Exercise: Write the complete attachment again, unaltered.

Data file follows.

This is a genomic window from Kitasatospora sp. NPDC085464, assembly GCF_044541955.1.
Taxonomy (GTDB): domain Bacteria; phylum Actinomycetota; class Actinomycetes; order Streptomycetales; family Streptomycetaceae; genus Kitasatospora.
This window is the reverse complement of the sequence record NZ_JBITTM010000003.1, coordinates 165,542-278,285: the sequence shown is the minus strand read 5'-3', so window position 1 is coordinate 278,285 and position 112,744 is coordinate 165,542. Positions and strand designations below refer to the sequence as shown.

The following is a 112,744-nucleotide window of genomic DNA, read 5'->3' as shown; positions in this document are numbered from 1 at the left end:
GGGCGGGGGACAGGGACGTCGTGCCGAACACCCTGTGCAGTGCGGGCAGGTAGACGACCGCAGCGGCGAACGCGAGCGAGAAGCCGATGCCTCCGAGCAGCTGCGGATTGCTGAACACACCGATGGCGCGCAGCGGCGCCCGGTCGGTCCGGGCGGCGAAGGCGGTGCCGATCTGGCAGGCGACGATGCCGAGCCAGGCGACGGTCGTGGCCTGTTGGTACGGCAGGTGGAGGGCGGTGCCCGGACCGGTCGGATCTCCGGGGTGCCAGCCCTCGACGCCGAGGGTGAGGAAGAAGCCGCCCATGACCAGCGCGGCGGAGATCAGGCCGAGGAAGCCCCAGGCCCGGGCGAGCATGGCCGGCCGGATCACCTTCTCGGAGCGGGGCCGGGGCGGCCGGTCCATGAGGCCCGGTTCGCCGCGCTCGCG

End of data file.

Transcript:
This is a genomic window from Kitasatospora sp. NPDC085464, assembly GCF_044541955.1.
Taxonomy (GTDB): domain Bacteria; phylum Actinomycetota; class Actinomycetes; order Streptomycetales; family Streptomycetaceae; genus Kitasatospora.
This window is the reverse complement of the sequence record NZ_JBITTM010000003.1, coordinates 165,542-278,285: the sequence shown is the minus strand read 5'-3', so window position 1 is coordinate 278,285 and position 112,744 is coordinate 165,542. Positions and strand designations below refer to the sequence as shown.

The following is a 112,744-nucleotide window of genomic DNA, read 5'->3' as shown; positions in this document are numbered from 1 at the left end:
GGGCGGGGGACAGGGACGTCGTGCCGAACACCCTGTGCAGTGCGGGCAGGTAGACGACCGCAGCGGCGAACGCGAGCGAGAAGCCGATGCCTCCGAGCAGCTGCGGATTGCTGAACACACCGATGGCGCGCAGCGGCGCCCGGTCGGTCCGGGCGGCGAAGGCGGTGCCGATCTGGCAGGCGACGATGCCGAGCCAGGCGACGGTCGTGGCCTGTTGGTACGGCAGGTGGAGGGCGGTGCCCGGACCGGTCGGATCTCCGGGGTGCCAGCCCTCGACGCCGAGGGTGAGGAAGAAGCCGCCCATGACCAGCGCGGCGGAGATCAGGCCGAGGAAGCCCCAGGCCCGGGCGAGCATGGCCGGCCGGATCACCTTCTCGGAGCGGGGCCGGGGCGGCCGGTCCATGAGGCCCGGTTCGCCGCGCTCGCG